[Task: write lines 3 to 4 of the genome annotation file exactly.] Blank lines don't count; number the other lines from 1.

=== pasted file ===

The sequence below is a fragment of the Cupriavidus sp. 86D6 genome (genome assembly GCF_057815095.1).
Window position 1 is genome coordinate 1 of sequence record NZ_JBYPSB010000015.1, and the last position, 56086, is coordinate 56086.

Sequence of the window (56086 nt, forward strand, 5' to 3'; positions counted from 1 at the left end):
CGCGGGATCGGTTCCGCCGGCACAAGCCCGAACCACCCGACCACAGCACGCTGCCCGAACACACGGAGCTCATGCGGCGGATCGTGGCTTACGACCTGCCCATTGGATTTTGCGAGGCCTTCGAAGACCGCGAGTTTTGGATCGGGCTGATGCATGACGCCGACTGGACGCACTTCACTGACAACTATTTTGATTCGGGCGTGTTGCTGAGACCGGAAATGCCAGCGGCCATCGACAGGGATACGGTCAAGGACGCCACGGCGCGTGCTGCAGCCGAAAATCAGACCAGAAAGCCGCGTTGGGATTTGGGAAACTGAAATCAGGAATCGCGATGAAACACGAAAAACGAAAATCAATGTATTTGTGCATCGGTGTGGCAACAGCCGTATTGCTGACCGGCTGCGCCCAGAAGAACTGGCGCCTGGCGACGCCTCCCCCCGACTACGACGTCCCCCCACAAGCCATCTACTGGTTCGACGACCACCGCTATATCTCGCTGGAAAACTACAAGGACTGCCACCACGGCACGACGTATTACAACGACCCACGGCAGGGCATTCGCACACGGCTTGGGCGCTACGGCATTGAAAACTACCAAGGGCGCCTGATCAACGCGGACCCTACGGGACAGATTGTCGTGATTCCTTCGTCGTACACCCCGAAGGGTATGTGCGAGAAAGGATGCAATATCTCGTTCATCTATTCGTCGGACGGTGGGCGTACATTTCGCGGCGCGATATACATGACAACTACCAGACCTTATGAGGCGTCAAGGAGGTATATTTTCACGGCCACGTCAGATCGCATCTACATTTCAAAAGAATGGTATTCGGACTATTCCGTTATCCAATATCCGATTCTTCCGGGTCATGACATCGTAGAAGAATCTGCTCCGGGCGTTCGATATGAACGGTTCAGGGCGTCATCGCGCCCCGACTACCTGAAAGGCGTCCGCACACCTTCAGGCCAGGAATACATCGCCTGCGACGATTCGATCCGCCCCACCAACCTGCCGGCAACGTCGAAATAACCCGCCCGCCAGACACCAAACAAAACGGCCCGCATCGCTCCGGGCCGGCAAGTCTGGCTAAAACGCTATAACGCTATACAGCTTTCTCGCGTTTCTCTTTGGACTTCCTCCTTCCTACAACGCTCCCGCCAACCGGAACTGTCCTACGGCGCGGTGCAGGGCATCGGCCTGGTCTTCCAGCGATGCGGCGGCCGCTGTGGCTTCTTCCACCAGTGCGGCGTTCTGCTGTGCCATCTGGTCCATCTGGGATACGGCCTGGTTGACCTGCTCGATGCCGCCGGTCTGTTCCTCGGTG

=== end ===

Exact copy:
Sequence of the window (56086 nt, forward strand, 5' to 3'; positions counted from 1 at the left end):
CGCGGGATCGGTTCCGCCGGCACAAGCCCGAACCACCCGACCACAGCACGCTGCCCGAACACACGGAGCTCATGCGGCGGATCGTGGCTTACGACCTGCCCATTGGATTTTGCGAGGCCTTCGAAGACCGCGAGTTTTGGATCGGGCTGATGCATGACGCCGACTGGACGCACTTCACTGACAACTATTTTGATTCGGGCGTGTTGCTGAGACCGGAAATGCCAGCGGCCATCGACAGGGATACGGTCAAGGACGCCACGGCGCGTGCTGCAGCCGAAAATCAGACCAGAAAGCCGCGTTGGGATTTGGGAAACTGAAATCAGGAATCGCGATGAAACACGAAAAACGAAAATCAATGTATTTGTGCATCGGTGTGGCAACAGCCGTATTGCTGACCGGCTGCGCCCAGAAGAACTGGCGCCTGGCGACGCCTCCCCCCGACTACGACGTCCCCCCACAAGCCATCTACTGGTTCGACGACCACCGCTATATCTCGCTGGAAAACTACAAGGACTGCCACCACGGCACGACGTATTACAACGACCCACGGCAGGGCATTCGCACACGGCTTGGGCGCTACGGCATTGAAAACTACCAAGGGCGCCTGATCAACGCGGACCCTACGGGACAGATTGTCGTGATTCCTTCGTCGTACACCCCGAAGGGTATGTGCGAGAAAGGATGCAATATCTCGTTCATCTATTCGTCGGACGGTGGGCGTACATTTCGCGGCGCGATATACATGACAACTACCAGACCTTATGAGGCGTCAAGGAGGTATATTTTCACGGCCACGTCAGATCGCATCTACATTTCAAAAGAATGGTATTCGGACTATTCCGTTATCCAATATCCGATTCTTCCGGGTCATGACATCGTAGAAGAATCTGCTCCGGGCGTTCGATATGAACGGTTCAGGGCGTCATCGCGCCCCGACTACCTGAAAGGCGTCCGCACACCTTCAGGCCAGGAATACATCGCCTGCGACGATTCGATCCGCCCCACCAACCTGCCGGCAACGTCGAAATAACCCGCCCGCCAGACACCAAACAAAACGGCCCGCATCGCTCCGGGCCGGCAAGTCTGGCTAAAACGCTATAACGCTATACAGCTTTCTCGCGTTTCTCTTTGGACTTCCTCCTTCCTACAACGCTCCCGCCAACCGGAACTGTCCTACGGCGCGGTGCAGGGCATCGGCCTGGTCTTCCAGCGATGCGGCGGCCGCTGTGGCTTCTTCCACCAGTGCGGCGTTCTGCTGTGCCATCTGGTCCATCTGGGATACGGCCTGGTTGACCTGCTCGATGCCGCCGGTCTGTTCCTCGGTG